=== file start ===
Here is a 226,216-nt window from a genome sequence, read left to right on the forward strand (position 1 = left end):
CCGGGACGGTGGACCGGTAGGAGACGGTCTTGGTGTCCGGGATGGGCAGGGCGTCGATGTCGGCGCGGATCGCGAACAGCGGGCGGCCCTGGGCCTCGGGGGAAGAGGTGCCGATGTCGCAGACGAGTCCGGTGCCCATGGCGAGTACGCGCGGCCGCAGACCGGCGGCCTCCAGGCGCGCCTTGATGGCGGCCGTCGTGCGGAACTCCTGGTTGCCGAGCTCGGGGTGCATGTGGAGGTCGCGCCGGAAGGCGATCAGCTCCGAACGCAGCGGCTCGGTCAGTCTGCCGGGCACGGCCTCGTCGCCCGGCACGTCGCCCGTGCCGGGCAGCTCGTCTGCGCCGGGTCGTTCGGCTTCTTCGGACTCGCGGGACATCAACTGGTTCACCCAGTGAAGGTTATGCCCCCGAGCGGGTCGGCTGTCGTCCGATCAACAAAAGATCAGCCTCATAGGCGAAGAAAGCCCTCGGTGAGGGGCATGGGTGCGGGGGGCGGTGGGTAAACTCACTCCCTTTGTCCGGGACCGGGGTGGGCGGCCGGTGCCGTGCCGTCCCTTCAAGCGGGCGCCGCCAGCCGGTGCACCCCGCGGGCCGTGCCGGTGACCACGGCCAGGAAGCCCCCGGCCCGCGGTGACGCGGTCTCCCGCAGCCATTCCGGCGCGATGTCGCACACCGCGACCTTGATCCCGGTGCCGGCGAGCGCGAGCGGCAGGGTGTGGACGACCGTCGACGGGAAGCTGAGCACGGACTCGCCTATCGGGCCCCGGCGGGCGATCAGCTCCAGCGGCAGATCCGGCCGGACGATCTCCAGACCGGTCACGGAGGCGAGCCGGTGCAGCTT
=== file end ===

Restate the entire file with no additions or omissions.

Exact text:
Here is a 226,216-nt window from a genome sequence, read left to right on the forward strand (position 1 = left end):
CCGGGACGGTGGACCGGTAGGAGACGGTCTTGGTGTCCGGGATGGGCAGGGCGTCGATGTCGGCGCGGATCGCGAACAGCGGGCGGCCCTGGGCCTCGGGGGAAGAGGTGCCGATGTCGCAGACGAGTCCGGTGCCCATGGCGAGTACGCGCGGCCGCAGACCGGCGGCCTCCAGGCGCGCCTTGATGGCGGCCGTCGTGCGGAACTCCTGGTTGCCGAGCTCGGGGTGCATGTGGAGGTCGCGCCGGAAGGCGATCAGCTCCGAACGCAGCGGCTCGGTCAGTCTGCCGGGCACGGCCTCGTCGCCCGGCACGTCGCCCGTGCCGGGCAGCTCGTCTGCGCCGGGTCGTTCGGCTTCTTCGGACTCGCGGGACATCAACTGGTTCACCCAGTGAAGGTTATGCCCCCGAGCGGGTCGGCTGTCGTCCGATCAACAAAAGATCAGCCTCATAGGCGAAGAAAGCCCTCGGTGAGGGGCATGGGTGCGGGGGGCGGTGGGTAAACTCACTCCCTTTGTCCGGGACCGGGGTGGGCGGCCGGTGCCGTGCCGTCCCTTCAAGCGGGCGCCGCCAGCCGGTGCACCCCGCGGGCCGTGCCGGTGACCACGGCCAGGAAGCCCCCGGCCCGCGGTGACGCGGTCTCCCGCAGCCATTCCGGCGCGATGTCGCACACCGCGACCTTGATCCCGGTGCCGGCGAGCGCGAGCGGCAGGGTGTGGACGACCGTCGACGGGAAGCTGAGCACGGACTCGCCTATCGGGCCCCGGCGGGCGATCAGCTCCAGCGGCAGATCCGGCCGGACGATCTCCAGACCGGTCACGGAGGCGAGCCGGTGCAGCTT